Parenting · Special Needs

Sometimes I despair for my daughter’s future

For a change I’m not giving out here about the endless fighting for grants to make houses suitable for people with disabilities, or fighting to get equipment to help our children stand or walk or whatever their current need might be. There is a bloody long list of things that we and other parents are fighting for but that is not actually why I sometimes despair for my little girl in the future.

No, the despair is down to attitudes.  The National Disability Authority regularly carries out studies into attitudes towards disability in Ireland.  The most recent was carried out in 2011.  2011 study PDF.  Some of it makes for depressing reading.  To quote Peter McKevitt, chair of the NDA, in the foreword to the report: “..the findings of our study in 2011 unfortunately show a hardening of attitudes across all types of impairments, and of particular concern are the less positive attitudes towards children with disabilities in mainstream education, which challenges the improvements that were achieved between 2001 and 2006.”

Parenting a child with special needs – of whatever type – is hard work.  And there will always be days when it feels harder than usual. But this few months it has felt (to me at least) as if we in the special needs community were fighting battles that we thought – hoped – had been settled years ago.  Back in February there was a hugely controversial article in the Irish Examiner by Tony Humphreys on autism.  Tony Humphreys’ article.  I know many parents who have children on the autistic spectrum and I know that they all found this piece to be hurtful in the extreme.  It outlines outdated attitudes and beliefs that will only serve to push understanding and acceptance of people with disabilities back years.

Then other little things keep cropping up – like being told “sure isn’t it easy for you with your parking permit” when I calmly explained to a woman that I needed that disabled parking space more than her.  I was shopping with DD and needed the space to unload her  and the wheelchair. The other woman had just blithely parked in the space because she was just “popping in to meet a friend” in the cafe.  She did move her car to a space just 3 spaces along…… but only after making the comment above.

Sometimes there are comments on internet fora whch reduce me to tears – like questioning whether or not children with Downs Syndrome should be allowed to attend mainstream school.  Obviously every case is different and for some children with Downs Syndrome a special school will be the better option.  But inclusion should be the aim.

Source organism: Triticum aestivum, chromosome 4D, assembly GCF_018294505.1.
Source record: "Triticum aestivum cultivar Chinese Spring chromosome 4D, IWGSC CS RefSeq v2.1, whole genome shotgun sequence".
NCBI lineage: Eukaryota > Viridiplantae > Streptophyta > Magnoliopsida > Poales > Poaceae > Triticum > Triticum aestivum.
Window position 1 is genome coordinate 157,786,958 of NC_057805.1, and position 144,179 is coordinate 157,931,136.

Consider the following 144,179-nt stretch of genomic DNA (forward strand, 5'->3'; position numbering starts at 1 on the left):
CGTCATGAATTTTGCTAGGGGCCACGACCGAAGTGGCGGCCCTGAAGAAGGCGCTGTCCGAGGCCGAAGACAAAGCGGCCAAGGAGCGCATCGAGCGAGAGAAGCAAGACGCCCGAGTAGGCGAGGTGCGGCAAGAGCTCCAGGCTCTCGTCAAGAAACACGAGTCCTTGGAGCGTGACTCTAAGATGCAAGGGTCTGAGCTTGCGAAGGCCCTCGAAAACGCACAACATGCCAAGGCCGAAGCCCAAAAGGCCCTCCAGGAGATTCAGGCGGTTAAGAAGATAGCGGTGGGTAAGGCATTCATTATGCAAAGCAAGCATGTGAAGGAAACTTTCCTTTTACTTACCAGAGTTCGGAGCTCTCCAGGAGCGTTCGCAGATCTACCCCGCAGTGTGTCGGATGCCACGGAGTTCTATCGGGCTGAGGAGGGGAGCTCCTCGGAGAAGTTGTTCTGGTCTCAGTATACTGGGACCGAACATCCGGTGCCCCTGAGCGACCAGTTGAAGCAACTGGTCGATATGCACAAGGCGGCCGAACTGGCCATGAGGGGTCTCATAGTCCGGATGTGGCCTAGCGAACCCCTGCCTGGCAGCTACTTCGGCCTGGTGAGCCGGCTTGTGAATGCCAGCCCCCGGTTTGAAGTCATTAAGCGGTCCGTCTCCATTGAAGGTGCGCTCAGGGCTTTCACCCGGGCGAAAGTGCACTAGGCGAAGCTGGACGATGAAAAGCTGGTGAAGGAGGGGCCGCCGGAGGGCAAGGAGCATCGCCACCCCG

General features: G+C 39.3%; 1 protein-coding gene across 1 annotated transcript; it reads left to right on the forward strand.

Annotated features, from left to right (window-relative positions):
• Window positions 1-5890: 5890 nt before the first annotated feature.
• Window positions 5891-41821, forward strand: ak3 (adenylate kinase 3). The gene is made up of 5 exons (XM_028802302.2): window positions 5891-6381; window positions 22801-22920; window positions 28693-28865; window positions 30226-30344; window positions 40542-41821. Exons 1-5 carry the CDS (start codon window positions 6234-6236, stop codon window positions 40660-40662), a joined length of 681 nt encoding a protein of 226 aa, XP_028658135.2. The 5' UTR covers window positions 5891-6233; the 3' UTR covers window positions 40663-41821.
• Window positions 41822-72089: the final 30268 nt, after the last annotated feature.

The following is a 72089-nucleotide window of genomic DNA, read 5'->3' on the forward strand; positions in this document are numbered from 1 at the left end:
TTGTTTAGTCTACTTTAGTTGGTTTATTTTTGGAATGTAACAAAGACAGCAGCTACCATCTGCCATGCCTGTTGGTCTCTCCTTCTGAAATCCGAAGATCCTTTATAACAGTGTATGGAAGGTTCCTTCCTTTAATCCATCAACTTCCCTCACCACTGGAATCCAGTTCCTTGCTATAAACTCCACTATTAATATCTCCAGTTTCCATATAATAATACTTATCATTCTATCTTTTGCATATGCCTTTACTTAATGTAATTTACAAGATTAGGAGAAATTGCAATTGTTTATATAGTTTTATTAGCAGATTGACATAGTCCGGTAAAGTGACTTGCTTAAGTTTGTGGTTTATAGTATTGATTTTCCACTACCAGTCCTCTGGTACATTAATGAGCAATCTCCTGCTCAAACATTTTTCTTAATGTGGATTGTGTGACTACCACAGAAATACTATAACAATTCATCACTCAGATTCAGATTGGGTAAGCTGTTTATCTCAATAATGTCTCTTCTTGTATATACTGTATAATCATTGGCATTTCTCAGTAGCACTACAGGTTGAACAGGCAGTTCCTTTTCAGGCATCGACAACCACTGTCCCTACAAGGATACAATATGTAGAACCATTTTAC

Inclusion and understanding is the only way to go.  But when I read in the NDA study cited above that only 38% of people believed that children with intellectual disabilities should attend mainstream school, well my heart just breaks a little bit more.   As I have said here before,  when we found out our unborn baby had a rare condition our whole world just dissolved.  Once she was here and safely home with us things were easier and we were more able to think about the future.   One thing we were – and still are – determined about was that our daughter was not going to be seen as “that kid up the road who uses a wheelchair” but rather as “Fionnuala up the road”.  We never wanted her to be defined by her disability.  We hoped that society was far more inclusive and accepting of people with disabilties than the world we had grown up in.  Sadly I don’t know if that is the case.

Fionnuala is shortly to finish her mainstream pre-school where she has been going for 2 years.  She has had the support of a pre-school assistant (essentially an SNA) who has been wonderful with her.  The pre-school has done a huge amount for our little girl, she is now completely used to being with other children and is very content away from home.  All very important when trying to develop as much independence as possible.  The other children there are completely accepting  – yes they do ask why she can’t walk or talk very much but to them she is Fionnuala first and foremost.  And that fills me with such happiness.  I just wish I could be sure that she will always be met with that level of acceptance throughout her life.  But I am nowhere near sure of that – and that is why I despair sometimes for her future.


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